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Lava Waterfall

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    Lava Waterfall


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For the first time in three years, lava from a volcano on Hawaii's Big Island has crept down miles of mountainside and is dripping into the Pacific Ocean—creating new land and a stunning show for visitors.

Thousands of people from around the world have swarmed Volcanoes National Park to view the 2,000-degree molten rock from Kilauea, one of the world's most active volcanoes. They're also hearing and smelling it.

Pablo Aguayo, of Santiago, Chile, took a sunrise boat tour of the flow earlier this month.

"It's pretty amazing," he says. "You start in the middle of the ocean in the darkness, and you end up in this beautiful lava falls."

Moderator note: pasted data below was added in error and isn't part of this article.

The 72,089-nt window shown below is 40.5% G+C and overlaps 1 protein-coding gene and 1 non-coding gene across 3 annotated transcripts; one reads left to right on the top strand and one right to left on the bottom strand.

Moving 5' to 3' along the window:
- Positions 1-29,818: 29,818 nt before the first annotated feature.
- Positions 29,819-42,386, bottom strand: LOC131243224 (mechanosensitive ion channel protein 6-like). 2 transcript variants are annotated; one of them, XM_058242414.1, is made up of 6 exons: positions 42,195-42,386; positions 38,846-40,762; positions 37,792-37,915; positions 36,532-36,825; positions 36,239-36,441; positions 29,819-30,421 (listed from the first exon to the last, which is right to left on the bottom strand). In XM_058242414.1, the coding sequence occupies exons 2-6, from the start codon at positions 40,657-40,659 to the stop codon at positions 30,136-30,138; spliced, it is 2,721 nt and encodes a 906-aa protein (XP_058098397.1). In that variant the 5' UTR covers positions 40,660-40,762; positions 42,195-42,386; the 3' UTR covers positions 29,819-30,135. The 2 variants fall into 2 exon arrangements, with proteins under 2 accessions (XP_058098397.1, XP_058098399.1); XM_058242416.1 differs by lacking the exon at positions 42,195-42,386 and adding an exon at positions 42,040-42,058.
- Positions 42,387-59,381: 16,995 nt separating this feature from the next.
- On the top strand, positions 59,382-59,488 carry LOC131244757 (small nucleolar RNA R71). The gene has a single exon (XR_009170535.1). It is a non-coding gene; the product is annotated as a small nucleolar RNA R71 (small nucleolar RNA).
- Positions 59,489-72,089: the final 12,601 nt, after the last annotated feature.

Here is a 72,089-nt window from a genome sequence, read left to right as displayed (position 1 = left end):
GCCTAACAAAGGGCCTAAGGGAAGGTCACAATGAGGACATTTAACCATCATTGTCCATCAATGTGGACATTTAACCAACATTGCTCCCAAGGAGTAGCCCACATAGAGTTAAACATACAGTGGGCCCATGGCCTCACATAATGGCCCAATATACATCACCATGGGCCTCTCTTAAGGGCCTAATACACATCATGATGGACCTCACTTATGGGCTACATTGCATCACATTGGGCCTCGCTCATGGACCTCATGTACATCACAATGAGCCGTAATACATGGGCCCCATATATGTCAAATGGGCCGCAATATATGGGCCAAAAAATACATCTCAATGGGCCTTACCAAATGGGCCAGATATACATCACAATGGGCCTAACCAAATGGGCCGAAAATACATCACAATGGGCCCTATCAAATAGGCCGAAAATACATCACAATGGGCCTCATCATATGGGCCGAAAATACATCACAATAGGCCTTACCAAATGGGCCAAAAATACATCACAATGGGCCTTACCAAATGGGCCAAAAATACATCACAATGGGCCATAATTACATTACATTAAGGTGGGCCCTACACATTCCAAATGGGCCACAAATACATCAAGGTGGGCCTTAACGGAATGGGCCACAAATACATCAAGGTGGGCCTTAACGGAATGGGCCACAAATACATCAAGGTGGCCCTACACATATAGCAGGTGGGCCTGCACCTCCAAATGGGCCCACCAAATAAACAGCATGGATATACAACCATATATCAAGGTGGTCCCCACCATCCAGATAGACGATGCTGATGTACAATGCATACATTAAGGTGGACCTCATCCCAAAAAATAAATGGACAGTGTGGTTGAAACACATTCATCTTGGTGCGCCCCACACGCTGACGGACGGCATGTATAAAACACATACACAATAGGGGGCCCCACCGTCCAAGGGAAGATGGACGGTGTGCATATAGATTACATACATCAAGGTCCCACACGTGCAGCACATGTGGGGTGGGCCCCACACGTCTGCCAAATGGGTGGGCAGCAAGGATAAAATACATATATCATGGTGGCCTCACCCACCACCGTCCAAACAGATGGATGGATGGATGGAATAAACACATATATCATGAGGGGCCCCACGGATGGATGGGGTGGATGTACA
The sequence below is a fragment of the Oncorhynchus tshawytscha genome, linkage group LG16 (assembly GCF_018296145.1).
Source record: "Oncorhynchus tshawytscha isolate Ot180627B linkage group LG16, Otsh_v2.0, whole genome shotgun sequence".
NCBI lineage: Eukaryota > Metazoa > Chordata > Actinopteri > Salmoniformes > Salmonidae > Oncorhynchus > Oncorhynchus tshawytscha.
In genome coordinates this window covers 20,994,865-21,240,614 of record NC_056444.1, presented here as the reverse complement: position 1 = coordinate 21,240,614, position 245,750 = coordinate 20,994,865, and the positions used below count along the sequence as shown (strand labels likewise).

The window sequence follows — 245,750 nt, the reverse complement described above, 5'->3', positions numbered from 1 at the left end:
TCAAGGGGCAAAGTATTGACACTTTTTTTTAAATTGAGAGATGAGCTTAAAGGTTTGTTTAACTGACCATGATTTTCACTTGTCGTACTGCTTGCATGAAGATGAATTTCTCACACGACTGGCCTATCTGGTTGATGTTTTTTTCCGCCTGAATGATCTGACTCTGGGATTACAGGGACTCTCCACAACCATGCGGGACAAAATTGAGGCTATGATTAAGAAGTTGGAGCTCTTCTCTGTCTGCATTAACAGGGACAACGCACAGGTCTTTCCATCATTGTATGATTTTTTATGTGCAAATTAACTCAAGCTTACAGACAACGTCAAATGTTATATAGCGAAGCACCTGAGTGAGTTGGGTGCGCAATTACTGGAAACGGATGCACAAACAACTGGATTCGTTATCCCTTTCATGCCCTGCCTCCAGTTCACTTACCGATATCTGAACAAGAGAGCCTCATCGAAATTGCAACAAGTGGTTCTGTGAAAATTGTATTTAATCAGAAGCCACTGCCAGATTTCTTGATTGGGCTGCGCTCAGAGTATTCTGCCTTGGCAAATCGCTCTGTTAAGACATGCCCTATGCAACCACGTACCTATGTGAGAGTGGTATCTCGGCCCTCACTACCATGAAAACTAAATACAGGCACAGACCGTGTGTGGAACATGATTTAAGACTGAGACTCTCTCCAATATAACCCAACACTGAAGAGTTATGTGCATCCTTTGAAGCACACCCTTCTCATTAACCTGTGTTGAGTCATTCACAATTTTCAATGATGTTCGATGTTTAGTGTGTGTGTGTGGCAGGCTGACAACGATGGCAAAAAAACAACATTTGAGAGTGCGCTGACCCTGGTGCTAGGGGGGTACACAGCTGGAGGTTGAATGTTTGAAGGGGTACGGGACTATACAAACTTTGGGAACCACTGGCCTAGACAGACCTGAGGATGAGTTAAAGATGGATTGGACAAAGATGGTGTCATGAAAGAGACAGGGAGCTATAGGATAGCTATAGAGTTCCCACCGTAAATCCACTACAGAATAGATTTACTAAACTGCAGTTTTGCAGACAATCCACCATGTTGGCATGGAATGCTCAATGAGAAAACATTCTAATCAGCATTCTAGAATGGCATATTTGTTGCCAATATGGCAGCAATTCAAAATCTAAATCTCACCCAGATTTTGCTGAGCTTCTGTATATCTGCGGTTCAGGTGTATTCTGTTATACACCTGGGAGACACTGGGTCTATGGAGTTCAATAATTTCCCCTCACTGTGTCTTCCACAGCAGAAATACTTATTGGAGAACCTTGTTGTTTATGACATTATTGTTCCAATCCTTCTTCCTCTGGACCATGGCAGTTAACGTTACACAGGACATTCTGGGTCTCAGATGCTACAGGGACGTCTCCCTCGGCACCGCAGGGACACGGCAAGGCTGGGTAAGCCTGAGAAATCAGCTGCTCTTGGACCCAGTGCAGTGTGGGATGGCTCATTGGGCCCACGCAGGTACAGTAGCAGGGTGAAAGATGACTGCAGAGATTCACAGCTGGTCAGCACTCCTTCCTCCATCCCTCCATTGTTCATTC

Aguayo could feel the lava's heat, and it smelled "super funny."

The billowy, bright-orange lava crackles and hisses. It reeks of sulfur and scorched earth, as it oozes across the landscape and off seaside cliffs.

When hot rocks hit the water, they expel plumes of steam and gas—and sometimes explode.

Reaching the flow requires a boat, a helicopter, or strong legs. The hike to where the lava meets the sea is 10 miles round-trip on a gravel road surrounded by miles of treacherous rock.

It's hard to predict when the current flow will stop. It could slow down any day—or keep cascading into the sea for months. Only God the Creator knows!